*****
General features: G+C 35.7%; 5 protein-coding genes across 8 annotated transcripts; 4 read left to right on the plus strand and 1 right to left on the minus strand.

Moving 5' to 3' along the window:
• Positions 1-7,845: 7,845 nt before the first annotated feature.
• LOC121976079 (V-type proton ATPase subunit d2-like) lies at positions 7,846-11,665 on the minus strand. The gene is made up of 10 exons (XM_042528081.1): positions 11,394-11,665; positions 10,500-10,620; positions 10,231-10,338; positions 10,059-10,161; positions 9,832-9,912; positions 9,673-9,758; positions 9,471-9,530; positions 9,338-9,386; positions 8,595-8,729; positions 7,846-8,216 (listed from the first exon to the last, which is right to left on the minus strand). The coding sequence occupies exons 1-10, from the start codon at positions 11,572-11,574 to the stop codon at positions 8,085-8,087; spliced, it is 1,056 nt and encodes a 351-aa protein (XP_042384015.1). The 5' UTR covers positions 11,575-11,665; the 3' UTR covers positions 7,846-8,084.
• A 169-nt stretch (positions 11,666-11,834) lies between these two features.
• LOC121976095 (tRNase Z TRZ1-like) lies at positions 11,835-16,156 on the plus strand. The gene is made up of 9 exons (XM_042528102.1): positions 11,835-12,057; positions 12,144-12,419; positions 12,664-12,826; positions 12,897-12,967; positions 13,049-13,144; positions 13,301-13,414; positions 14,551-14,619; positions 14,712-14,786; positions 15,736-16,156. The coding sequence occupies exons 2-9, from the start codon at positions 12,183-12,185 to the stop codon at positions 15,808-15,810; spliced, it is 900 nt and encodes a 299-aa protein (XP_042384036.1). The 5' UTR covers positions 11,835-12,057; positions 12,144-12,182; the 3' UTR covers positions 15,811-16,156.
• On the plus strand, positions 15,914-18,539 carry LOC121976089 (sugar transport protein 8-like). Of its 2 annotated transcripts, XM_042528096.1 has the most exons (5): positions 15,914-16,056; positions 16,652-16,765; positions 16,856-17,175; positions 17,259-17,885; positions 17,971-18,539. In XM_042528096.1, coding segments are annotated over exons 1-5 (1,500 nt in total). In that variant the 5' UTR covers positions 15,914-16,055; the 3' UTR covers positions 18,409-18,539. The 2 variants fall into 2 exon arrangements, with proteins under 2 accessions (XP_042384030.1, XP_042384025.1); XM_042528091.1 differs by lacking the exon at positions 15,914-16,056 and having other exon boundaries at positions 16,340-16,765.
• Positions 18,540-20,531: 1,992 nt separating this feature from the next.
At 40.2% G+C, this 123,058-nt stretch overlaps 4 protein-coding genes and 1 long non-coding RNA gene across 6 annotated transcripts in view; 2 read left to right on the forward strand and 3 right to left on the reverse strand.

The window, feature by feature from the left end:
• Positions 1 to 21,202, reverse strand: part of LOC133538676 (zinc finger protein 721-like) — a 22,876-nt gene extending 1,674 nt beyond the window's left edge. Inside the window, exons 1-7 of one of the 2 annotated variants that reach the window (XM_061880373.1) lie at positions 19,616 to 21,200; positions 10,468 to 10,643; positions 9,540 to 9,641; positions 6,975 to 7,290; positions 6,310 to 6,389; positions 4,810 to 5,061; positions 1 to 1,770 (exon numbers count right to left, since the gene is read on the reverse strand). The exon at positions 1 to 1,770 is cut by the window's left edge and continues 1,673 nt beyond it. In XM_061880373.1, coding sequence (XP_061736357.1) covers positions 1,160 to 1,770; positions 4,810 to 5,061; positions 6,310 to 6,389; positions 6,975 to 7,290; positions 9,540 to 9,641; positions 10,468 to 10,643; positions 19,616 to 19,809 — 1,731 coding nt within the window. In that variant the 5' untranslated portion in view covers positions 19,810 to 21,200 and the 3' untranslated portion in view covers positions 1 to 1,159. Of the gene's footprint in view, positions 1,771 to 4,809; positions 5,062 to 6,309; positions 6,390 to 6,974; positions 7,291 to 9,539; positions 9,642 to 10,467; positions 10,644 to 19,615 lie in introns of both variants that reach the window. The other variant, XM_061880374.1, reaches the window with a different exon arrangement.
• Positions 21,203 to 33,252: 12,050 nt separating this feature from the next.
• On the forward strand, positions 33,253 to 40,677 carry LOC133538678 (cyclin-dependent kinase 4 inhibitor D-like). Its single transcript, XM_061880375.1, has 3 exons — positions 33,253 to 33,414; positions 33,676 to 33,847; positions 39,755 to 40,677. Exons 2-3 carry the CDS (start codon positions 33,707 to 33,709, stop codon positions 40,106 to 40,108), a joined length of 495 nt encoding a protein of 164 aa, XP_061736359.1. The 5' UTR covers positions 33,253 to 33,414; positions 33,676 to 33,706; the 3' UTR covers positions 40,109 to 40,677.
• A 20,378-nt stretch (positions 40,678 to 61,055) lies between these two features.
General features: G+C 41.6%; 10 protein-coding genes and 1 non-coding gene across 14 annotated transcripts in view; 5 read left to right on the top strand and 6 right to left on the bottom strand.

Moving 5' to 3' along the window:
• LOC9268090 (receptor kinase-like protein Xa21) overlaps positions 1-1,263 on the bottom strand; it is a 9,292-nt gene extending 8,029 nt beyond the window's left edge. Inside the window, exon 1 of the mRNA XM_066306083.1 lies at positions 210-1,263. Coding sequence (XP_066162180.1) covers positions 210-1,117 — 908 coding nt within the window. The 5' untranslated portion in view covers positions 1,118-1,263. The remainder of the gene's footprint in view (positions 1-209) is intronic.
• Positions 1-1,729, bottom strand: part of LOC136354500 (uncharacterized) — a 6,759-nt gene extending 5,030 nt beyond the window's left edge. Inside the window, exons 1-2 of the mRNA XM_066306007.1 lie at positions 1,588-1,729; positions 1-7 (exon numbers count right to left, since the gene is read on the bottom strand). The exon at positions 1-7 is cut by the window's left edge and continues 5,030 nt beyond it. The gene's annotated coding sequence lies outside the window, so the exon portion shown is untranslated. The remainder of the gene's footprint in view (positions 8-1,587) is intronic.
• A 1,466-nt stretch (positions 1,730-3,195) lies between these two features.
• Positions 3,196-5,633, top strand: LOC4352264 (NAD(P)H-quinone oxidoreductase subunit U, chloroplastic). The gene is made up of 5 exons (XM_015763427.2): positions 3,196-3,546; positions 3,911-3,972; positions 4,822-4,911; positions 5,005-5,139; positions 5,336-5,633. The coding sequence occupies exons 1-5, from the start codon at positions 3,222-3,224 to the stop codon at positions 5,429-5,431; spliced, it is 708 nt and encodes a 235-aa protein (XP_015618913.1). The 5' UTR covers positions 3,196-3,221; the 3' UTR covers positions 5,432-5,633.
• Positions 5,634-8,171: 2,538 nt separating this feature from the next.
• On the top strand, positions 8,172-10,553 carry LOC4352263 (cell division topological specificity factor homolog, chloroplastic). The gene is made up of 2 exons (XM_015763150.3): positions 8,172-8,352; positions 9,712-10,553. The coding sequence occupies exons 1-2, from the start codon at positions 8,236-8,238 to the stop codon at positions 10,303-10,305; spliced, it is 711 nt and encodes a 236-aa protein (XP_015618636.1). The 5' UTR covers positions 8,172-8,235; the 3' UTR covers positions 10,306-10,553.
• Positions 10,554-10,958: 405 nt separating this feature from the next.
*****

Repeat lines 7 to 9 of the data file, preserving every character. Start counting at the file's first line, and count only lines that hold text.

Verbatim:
• On the plus strand, positions 15,914-18,539 carry LOC121976089 (sugar transport protein 8-like). Of its 2 annotated transcripts, XM_042528096.1 has the most exons (5): positions 15,914-16,056; positions 16,652-16,765; positions 16,856-17,175; positions 17,259-17,885; positions 17,971-18,539. In XM_042528096.1, coding segments are annotated over exons 1-5 (1,500 nt in total). In that variant the 5' UTR covers positions 15,914-16,055; the 3' UTR covers positions 18,409-18,539. The 2 variants fall into 2 exon arrangements, with proteins under 2 accessions (XP_042384030.1, XP_042384025.1); XM_042528091.1 differs by lacking the exon at positions 15,914-16,056 and having other exon boundaries at positions 16,340-16,765.
• Positions 18,540-20,531: 1,992 nt separating this feature from the next.
At 40.2% G+C, this 123,058-nt stretch overlaps 4 protein-coding genes and 1 long non-coding RNA gene across 6 annotated transcripts in view; 2 read left to right on the forward strand and 3 right to left on the reverse strand.